13 Nov. 2010

Lesson 7 - Let there be Night

I recall at the beginning of these sessions, that Zahra (teacher) had told us about the evils of using the in-built flash. It is designed for the novice, and is the brightest of all known lights. It strips your exposure bare, washes out the colour, and gives anything with eyes that 'rabbit trapped in headlights' expression. Not to mention the fact that on my lily skin it overexposes to the point that the sensor on the camera recognizes my skin as dead pixels (ie. no colour at all). We had been told to use low shutter speeds and wide aperture to compensate for darkness, and not to forget that we could also use higher ISO (although I find that anything over 400 makes my exposures unacceptably grainy. I have been told that this can be artistically pleasing, but I don't think I have the knack yet).

However today, Zahra ran us through the functionality of the flash, JUST in case we were caught in the dark with no tripod.

There are ways we can adjust the flash to help us create a more natural image. Firstly, we can look at the timing of the flash. In a canon, this is called first and second curtain. First curtain flash fires before the exposure is taken. Second curtain flashes just before the exposure is finished. This has an effect on the brightness of the background - if you want anything beyond about 3 meters, best to use second curtain. (on other cameras this may be called rear curtain sync, and you might also find an option for slow sync).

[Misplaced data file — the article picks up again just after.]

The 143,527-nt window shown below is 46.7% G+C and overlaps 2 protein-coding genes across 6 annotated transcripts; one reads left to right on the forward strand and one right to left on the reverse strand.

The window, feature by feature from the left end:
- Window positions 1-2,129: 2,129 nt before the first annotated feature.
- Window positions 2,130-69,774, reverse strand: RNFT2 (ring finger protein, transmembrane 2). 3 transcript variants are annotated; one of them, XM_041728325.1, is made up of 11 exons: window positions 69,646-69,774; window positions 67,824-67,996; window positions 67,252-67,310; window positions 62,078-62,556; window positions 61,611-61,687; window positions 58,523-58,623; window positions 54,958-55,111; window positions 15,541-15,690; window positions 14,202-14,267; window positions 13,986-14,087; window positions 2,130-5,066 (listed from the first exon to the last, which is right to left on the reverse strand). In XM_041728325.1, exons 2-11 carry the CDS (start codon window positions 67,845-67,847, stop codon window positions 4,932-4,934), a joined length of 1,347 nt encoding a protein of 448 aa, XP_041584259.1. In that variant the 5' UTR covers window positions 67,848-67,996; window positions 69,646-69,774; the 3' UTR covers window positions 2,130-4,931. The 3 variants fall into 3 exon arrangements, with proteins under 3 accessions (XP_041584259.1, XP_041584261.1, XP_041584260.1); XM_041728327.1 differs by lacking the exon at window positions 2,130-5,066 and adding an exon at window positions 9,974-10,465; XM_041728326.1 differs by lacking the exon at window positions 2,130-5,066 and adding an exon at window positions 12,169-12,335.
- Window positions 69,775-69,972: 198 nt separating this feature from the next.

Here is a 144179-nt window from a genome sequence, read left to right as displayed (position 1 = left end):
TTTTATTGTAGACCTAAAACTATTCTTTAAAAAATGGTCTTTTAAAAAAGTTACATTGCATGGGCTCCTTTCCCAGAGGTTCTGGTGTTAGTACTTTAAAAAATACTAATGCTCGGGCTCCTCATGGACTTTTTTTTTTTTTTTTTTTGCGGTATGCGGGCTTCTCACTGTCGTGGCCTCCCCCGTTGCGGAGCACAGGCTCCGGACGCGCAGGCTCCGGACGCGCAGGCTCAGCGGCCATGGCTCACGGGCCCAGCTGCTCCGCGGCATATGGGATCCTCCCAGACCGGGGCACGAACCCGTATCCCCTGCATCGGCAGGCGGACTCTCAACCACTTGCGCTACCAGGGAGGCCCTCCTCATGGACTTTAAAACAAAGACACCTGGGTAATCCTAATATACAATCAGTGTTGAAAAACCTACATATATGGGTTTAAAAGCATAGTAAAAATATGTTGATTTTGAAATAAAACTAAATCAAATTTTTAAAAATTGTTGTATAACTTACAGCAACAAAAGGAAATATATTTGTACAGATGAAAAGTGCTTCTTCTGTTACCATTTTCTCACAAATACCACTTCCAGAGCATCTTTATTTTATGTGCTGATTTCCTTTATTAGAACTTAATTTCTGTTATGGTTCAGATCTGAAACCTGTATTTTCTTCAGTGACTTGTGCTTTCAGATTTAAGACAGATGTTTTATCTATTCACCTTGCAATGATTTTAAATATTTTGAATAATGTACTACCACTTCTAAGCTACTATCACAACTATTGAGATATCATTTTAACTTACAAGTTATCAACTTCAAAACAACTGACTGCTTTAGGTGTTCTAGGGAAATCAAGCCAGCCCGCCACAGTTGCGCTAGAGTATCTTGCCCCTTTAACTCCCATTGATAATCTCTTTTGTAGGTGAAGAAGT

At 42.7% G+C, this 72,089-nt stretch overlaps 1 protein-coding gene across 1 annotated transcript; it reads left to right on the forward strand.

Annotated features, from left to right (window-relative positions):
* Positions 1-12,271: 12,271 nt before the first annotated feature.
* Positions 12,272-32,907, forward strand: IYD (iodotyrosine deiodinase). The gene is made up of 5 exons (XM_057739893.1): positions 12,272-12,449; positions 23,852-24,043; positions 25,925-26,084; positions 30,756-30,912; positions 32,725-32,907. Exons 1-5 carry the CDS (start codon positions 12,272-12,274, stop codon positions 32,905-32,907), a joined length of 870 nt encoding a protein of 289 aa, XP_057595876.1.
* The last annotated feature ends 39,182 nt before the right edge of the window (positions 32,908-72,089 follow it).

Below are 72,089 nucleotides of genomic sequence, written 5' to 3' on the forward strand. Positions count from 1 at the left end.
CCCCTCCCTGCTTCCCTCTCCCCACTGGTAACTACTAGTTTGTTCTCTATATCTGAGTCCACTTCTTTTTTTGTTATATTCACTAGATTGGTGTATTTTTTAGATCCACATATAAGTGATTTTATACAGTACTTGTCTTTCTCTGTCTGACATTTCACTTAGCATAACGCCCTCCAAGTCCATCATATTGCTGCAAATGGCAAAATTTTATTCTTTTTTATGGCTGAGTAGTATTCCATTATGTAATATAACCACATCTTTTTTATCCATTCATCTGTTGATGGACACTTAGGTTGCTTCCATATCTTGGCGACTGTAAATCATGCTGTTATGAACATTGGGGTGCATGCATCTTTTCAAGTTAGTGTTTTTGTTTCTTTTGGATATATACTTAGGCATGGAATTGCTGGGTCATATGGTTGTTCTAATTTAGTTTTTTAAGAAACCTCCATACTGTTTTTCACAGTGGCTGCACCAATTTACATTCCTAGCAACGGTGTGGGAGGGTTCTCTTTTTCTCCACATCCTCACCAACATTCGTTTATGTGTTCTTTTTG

Then we can adjust the power. We don't have to blast a party with nuclear light (sure to label you as the fun police. Ironic - trying to capture peoples' fun whilst simultaneously not having fun and destroying theirs). If you use a wide aperture and a medium-low shutter speed in combination with a low level flash, (particularly second curtain), this can make for as close to natural finish as you are going to get. Don't forget to set the white balance to "flash".

Flash is not always about night. Sometimes you may find yourself in a situation where the foreground is dark, and the background us bright to a point that it leaves your foreground in silhouette. The human eye can capture detail in the shadows in these situations, but the camera needs a little help. Before I learnt anything about photography, I recall sitting in Saint Marks Square (sipping a $15 chinotto) and once the kids decided to stop trying to contract god knows what disease from the pigeons, one son was still for long enough to take this snap. The sun was blaring into the piazza and reflecting off all the marble columns and bouncing onto everything it seemed -  except my son - and there was NO way I was leaving my vestige of shade. I had paid handsomely for that, and was going to sit there as long as possible. The first attempt was so dull in the foreground that I tried it a second time with a flash. Clever, aren't I?

trying my hand at bulb photography
You may notice that there are no night photos here taken with a flash. That is because I have realised something; if an image has not enough light to capture without flash, then it is not an image. One would be capturing the beauty of the subject, not the beauty of the situation. And once you use the flash, you alter the appearance of that situation to a point that it becomes entirely different. So use the flash when you want to remember something, not because you want to take a good photo, and remember that what you see later in that photograph may not be as beautiful as you KNOW it is. Photography philosophy.

If you like these ramblings but are not interested in photography, check out my other blog: